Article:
Awesome fine motor skills to practice include: 

  • Gluing items onto a page
  • Drawing lines and practicing shapes such as squares, triangles, and circles (think gingerbread houses!)
  • Colouring in and practicing staying between the lines
  • Cutting straight lines using age-appropriate scissors 
  • Playing with playdoh, rolling little balls between fingers and long sausages between hands
  • Threading beads onto string or pipe cleaners
  • Picking up cotton balls with tongs 

Fine motor skills are integral to being able to write. If you have concerns about your child’s fine motor skills, we would recommend that you contact an Occupational Therapist. 

Practice Recognising Names, Letters, and Numbers

It’s important that your child can recognise their name in school as name labels are everywhere – their clothes, bag cubbies, seat allocations, and whiteboards!  Help your child learn to recognise their name by: 

  • Writing their name down and talking about the letters (i.e.. ‘This is an ‘M’! Your name starts with ‘M’ – hear it? Mmmax!’
  • Have them practice tracing their name after you’ve written it in big letters
  • Use fridge magnets or felt letters to practice picking the letters out and putting them in order

You can also work on some basic number skills by practicing counting in everyday situations. When taking washing off the line, for example, practicing counting how many items go in the basket or how many pegs were used.

To help build your child’s alphabet and sound knowledge, try pointing out letters on signs at the shops, or talking about what letter fruit and veggies start with (i.e. ‘A’ is for Apple and say the sound).  A fun game of eye spy can also help your child build their understanding of colours (I spy with my little eye something that is green) and letters (I spy with my little eye something that starts with the letter B).

Practice Play Skills and Table Skills

Sharing, turn taking (knowing when it’s your go and waiting when it’s not), asking others to play, and sitting at a table are important and necessary skills in both playing and learning. You can help your child practice these skills by:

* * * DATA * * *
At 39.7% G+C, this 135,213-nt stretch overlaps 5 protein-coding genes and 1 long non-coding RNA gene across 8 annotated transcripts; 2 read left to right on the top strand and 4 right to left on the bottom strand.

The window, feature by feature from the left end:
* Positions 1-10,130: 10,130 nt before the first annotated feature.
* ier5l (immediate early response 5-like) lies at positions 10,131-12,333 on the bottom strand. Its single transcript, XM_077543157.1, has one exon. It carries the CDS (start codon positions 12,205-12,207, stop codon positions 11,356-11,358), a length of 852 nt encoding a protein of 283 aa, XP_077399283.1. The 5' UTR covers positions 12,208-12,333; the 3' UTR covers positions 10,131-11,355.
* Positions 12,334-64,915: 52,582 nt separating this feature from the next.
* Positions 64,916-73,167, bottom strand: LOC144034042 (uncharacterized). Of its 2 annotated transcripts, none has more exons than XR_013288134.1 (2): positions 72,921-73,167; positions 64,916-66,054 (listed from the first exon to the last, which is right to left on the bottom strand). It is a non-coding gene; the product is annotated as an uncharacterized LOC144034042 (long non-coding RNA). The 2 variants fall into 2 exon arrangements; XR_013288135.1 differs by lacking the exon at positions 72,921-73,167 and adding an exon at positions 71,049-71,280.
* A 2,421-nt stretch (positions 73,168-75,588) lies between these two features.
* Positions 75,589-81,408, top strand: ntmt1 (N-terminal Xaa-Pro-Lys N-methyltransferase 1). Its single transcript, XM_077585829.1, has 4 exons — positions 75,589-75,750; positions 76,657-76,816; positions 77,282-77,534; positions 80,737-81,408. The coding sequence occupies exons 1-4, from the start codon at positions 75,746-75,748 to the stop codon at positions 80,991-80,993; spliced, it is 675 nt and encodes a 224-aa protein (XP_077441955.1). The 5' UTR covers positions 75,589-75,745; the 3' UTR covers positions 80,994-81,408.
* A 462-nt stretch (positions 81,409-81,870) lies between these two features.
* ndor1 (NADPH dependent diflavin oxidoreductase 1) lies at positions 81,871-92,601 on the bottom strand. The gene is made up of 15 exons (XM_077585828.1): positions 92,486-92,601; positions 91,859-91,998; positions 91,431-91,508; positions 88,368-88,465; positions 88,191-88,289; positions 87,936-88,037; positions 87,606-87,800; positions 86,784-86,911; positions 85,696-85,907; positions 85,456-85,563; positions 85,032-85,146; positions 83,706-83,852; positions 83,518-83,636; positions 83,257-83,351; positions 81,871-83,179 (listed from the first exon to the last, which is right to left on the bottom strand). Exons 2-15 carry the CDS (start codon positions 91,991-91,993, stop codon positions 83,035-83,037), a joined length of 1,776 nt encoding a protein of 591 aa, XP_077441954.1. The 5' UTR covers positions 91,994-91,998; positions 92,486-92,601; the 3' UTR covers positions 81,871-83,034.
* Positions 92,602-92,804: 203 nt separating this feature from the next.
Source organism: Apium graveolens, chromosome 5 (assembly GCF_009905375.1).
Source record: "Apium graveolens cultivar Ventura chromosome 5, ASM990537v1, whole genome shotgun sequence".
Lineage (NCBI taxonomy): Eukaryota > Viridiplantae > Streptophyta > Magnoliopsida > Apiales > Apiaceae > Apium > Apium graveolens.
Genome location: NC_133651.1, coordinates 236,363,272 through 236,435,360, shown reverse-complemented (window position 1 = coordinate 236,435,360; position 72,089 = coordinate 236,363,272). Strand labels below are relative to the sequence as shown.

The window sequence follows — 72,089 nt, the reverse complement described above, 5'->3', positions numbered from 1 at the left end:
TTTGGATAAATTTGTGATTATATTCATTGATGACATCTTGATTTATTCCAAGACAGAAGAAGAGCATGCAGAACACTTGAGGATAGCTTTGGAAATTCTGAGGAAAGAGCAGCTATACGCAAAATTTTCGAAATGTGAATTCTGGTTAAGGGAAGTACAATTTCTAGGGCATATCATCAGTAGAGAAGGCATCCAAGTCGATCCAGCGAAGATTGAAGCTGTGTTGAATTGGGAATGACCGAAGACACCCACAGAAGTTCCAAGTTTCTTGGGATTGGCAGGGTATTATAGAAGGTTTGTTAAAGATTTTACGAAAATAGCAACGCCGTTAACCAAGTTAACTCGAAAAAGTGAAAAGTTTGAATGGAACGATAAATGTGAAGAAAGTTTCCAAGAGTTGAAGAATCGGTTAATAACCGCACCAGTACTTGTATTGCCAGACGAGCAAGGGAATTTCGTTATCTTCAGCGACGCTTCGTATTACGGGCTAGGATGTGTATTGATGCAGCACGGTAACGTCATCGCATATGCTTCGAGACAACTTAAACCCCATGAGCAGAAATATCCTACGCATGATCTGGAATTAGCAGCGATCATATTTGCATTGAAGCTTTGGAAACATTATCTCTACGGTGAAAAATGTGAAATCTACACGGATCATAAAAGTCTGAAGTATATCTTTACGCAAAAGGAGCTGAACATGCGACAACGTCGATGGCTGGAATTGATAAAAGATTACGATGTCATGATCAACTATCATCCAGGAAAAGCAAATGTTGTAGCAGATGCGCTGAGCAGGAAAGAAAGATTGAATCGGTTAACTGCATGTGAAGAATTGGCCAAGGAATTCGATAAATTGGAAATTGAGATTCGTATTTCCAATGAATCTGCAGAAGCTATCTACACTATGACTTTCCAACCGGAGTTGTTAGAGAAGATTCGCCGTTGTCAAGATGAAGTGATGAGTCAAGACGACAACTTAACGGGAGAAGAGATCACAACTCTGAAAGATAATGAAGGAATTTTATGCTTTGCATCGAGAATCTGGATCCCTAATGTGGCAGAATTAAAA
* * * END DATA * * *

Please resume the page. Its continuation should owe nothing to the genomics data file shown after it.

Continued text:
• Organising playdates and practicing sharing / asking people to play 
  • Playing card or board games at home like Go Fish, Memory, Snap, Snakes and Ladders etc, to practice taking turns, sharing, and importantly, winning and losing gracefully!
  • Complete some activities like book reading or card games at the table rather than on the lounge or the ground. This will help your child get used to sitting upright at a table like they are expected to at school. 

 

Helping your child get ready for school can be daunting, but it’s also very exciting and can be fun. Take the time to enjoy the activities and spend time with your child. After all, fun is the best way for your child to learn and they will love spending time with you before they head off to school.

If you have any concerns regarding your child’s school readiness, talk to your Speech Pathologist. Speech Pathologists can help you child transition into the school setting with confidence and help families get ready for a successful school year. If you would like your child to work on their school readiness skills with the support and guidance of a speech pathologist, A Growing Understanding is providing Intensive Speech Pathology Programs during the school holidays. Click here to find out more about the Intensive Transition to School program and submit an enquiry.